Blood: function, components and types

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O blood it is a liquid tissue formed by different types of cells suspended in the plasma. It circulates throughout our body, through our veins and arteries.

Veins carry blood from organs and tissues to the heart, while arteries carry blood from the heart to organs and tissues.

The cells, on the other hand, receive blood through smaller blood vessels called arterioles, venules and capillaries.

An adult circulates, on average, six liters of blood.

Blood Functions

One of the basic functions of blood is the transport of substances, of which the following stand out:

  • Bring oxygen and nutrients to cells;
  • Remove leftovers from cellular activities from tissues (such as carbon dioxide produced in cellular respiration);
  • Conduct hormones through the body.

Blood plays an important role in defending the body from the actions of harmful agents.

Blood composition

Blood composition
blood composition

Blood looks like a homogeneous liquid, however, with a microscope observation it can be seen that it is heterogeneous, being composed of red blood cells, white blood cells, platelets and plasma.

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Plasma, corresponding to 60% of the blood volume, is the liquid part where red blood cells, white blood cells and platelets are suspended. The amount of each component may vary depending on the person's sex and age.

Some diseases, such as anemia, can also cause changes in the normal values ​​of blood components.

red blood cells

Red blood cell
Red blood cells inside an artery

Red blood cells, also called Red Cells, are cells in greater quantity in humans. They are shaped like a concave disk on both sides and have no core.

They are produced by bone marrow, rich in hemoglobin, a protein whose red pigment gives the blood its characteristic color. It has the property of transporting oxygen, playing a fundamental role in breathing.

White blood cells

White blood cells
White blood cells visualized through electron microscopy

White blood cells, also called leukocytes are produced in the bone marrow. They are the body's defense cells that belong to the immune system.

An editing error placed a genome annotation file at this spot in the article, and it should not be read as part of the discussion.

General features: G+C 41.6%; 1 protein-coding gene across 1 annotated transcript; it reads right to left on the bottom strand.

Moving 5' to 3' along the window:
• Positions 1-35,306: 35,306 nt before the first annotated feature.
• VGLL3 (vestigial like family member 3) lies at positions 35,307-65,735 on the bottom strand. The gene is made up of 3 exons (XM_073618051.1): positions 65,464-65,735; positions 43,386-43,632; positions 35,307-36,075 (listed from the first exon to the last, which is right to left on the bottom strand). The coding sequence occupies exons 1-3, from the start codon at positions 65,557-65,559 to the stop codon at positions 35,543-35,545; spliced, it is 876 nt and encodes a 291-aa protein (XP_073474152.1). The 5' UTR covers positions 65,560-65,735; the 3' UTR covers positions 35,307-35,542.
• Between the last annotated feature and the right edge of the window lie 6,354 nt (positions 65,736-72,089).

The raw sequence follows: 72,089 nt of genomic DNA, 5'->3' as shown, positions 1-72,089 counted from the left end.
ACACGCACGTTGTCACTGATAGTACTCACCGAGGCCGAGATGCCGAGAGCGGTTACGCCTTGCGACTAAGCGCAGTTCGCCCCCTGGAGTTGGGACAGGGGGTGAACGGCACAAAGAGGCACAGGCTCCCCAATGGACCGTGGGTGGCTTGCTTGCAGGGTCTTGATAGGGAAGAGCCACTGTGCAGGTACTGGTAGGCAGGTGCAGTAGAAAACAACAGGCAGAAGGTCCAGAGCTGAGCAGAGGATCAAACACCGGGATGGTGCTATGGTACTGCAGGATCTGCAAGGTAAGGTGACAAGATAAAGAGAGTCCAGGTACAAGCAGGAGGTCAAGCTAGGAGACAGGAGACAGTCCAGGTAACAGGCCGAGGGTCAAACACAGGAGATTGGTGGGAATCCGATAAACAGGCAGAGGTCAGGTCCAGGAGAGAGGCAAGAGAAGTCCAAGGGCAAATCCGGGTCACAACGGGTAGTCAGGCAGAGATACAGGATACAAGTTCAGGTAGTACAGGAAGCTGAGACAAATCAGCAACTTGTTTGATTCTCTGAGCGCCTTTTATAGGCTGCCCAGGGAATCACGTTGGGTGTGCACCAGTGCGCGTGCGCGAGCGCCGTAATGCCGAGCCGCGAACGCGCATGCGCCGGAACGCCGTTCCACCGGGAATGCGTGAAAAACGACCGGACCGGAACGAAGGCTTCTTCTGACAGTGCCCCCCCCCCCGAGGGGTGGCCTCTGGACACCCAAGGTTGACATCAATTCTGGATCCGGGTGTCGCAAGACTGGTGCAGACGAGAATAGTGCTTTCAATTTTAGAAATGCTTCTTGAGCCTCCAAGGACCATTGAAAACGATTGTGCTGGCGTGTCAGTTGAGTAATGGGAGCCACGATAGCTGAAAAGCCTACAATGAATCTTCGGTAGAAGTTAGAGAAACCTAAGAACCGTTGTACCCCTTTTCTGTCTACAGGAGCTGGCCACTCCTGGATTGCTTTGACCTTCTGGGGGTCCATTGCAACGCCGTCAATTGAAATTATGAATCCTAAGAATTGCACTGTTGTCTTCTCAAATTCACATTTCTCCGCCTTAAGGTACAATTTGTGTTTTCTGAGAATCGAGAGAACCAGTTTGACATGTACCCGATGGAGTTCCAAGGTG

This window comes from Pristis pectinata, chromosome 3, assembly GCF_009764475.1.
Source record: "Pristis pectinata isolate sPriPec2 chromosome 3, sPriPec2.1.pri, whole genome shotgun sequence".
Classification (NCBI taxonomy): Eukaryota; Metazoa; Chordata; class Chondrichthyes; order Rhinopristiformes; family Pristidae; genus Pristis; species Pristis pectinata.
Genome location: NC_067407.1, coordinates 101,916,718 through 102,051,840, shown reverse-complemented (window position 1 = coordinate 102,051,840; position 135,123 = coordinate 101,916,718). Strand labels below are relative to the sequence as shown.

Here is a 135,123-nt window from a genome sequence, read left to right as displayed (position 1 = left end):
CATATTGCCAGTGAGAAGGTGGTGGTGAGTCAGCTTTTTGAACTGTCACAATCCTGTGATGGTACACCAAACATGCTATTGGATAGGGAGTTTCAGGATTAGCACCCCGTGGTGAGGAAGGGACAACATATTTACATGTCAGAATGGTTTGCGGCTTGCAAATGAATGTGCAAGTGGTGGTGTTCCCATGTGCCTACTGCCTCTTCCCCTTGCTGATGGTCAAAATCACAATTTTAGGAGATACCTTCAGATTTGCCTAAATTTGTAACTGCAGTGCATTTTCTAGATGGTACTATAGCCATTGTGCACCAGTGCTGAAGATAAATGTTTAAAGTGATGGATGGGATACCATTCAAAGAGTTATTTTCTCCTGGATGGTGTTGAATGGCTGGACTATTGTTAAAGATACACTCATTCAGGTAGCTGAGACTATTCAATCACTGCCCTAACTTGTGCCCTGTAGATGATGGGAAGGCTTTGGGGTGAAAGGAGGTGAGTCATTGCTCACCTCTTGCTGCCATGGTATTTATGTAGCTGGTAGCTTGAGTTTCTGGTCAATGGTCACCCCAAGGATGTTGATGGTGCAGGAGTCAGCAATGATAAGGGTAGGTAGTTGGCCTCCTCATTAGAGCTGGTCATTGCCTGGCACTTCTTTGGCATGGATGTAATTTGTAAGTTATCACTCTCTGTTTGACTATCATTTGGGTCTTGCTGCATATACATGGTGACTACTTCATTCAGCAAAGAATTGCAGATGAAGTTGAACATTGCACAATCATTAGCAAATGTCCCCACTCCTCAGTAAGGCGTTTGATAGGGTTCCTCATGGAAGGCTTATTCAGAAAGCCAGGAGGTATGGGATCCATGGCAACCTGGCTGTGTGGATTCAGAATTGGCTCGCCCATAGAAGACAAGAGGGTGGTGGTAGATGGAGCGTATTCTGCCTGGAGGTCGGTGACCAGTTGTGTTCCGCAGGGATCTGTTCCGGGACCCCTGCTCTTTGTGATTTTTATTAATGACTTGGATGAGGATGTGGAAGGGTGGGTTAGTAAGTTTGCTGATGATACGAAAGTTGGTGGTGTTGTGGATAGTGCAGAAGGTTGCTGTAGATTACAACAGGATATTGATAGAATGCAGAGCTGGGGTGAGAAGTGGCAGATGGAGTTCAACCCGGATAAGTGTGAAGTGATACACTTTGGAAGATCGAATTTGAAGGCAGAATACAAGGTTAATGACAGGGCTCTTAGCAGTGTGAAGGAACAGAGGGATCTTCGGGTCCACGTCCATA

They destroy foreign agents such as bacteria, viruses and toxic substances that attack our bodies and cause infections or other illnesses. In addition, they also play an important role in blood clotting.

In the blood there are several types of leukocytes with different shapes, sizes and shapes of nucleus: neutrophils, monocytes, basophils, eosinophils and lymphocytes.

Leukocytes are larger than red blood cells, however, the amount of them in the blood is much smaller. When the body is attacked by foreign agents, the number of white blood cells increases significantly.

platelets

platelets
Platelets are cell fragments without a nucleus

At platelets, also called thrombocytes, are not cells but cell fragments. Its main function is related to the blood clotting process.

When there is an injury, with rupture of blood vessels, platelets adhere to the injured areas and produce a network of extremely fine threads that prevent the passage of red blood cells and retain the blood.

Platelets are present in every drop of blood and their number is approximately 150,000 to 400,000 platelets per cubic millimeter under normal health conditions.

Plasma

Plasma
Plasma is the liquid part of the blood

O plasma it is a yellow colored liquid and corresponds to more than half the volume of blood.

It consists of a large amount of water, more than 90%, where the nutrients (glucose, lipids, amino acids, proteins, salts) are dissolved. minerals and vitamins), oxygen gas and hormones, and waste produced by cells, such as carbon dioxide and other substances that must be eliminated from the body.

Blood Types

You blood types they are blood classification systems. They were discovered in the early 20th century by physician Karl Landsteiner.

For the human species, the most important blood types are the ABO System and the Rh Factor.

At the ABO system, for example, there are four blood types: A, B, AB and O. Possible types of compatible donations are:

  • Type A: receives from A and O and donates to A and AB
  • Type B: receives from B and O and donates to B and AB
  • Type AB: receives from A, B, AB and O and donates to AB
  • Type O: receives from O and donates to A, B, AB and O

Meanwhile, the Rh factor it works independently of the ABO System, and is related to the production of an antigen located in the plasma membrane of red blood cells.

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